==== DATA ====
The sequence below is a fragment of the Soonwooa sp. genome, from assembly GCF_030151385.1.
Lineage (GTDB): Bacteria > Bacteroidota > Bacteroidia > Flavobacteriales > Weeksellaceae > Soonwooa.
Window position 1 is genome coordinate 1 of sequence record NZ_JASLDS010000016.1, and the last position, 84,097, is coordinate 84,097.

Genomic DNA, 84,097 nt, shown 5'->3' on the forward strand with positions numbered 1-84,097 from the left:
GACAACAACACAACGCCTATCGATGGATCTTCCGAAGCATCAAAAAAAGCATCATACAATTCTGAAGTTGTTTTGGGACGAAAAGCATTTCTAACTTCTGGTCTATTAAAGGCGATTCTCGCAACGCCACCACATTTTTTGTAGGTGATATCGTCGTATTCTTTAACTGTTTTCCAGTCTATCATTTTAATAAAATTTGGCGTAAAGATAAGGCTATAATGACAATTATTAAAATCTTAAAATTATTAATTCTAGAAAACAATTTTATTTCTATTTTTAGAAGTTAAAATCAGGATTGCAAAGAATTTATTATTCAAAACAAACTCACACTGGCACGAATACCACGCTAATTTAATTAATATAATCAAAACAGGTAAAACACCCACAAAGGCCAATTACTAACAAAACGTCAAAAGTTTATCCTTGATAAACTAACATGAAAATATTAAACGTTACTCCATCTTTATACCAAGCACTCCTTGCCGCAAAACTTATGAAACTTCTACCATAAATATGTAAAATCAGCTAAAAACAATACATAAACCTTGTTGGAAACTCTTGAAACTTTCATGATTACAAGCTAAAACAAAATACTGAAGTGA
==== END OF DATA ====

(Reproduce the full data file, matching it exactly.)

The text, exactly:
The sequence below is a fragment of the Soonwooa sp. genome, from assembly GCF_030151385.1.
Lineage (GTDB): Bacteria > Bacteroidota > Bacteroidia > Flavobacteriales > Weeksellaceae > Soonwooa.
Window position 1 is genome coordinate 1 of sequence record NZ_JASLDS010000016.1, and the last position, 84,097, is coordinate 84,097.

Genomic DNA, 84,097 nt, shown 5'->3' on the forward strand with positions numbered 1-84,097 from the left:
GACAACAACACAACGCCTATCGATGGATCTTCCGAAGCATCAAAAAAAGCATCATACAATTCTGAAGTTGTTTTGGGACGAAAAGCATTTCTAACTTCTGGTCTATTAAAGGCGATTCTCGCAACGCCACCACATTTTTTGTAGGTGATATCGTCGTATTCTTTAACTGTTTTCCAGTCTATCATTTTAATAAAATTTGGCGTAAAGATAAGGCTATAATGACAATTATTAAAATCTTAAAATTATTAATTCTAGAAAACAATTTTATTTCTATTTTTAGAAGTTAAAATCAGGATTGCAAAGAATTTATTATTCAAAACAAACTCACACTGGCACGAATACCACGCTAATTTAATTAATATAATCAAAACAGGTAAAACACCCACAAAGGCCAATTACTAACAAAACGTCAAAAGTTTATCCTTGATAAACTAACATGAAAATATTAAACGTTACTCCATCTTTATACCAAGCACTCCTTGCCGCAAAACTTATGAAACTTCTACCATAAATATGTAAAATCAGCTAAAAACAATACATAAACCTTGTTGGAAACTCTTGAAACTTTCATGATTACAAGCTAAAACAAAATACTGAAGTGA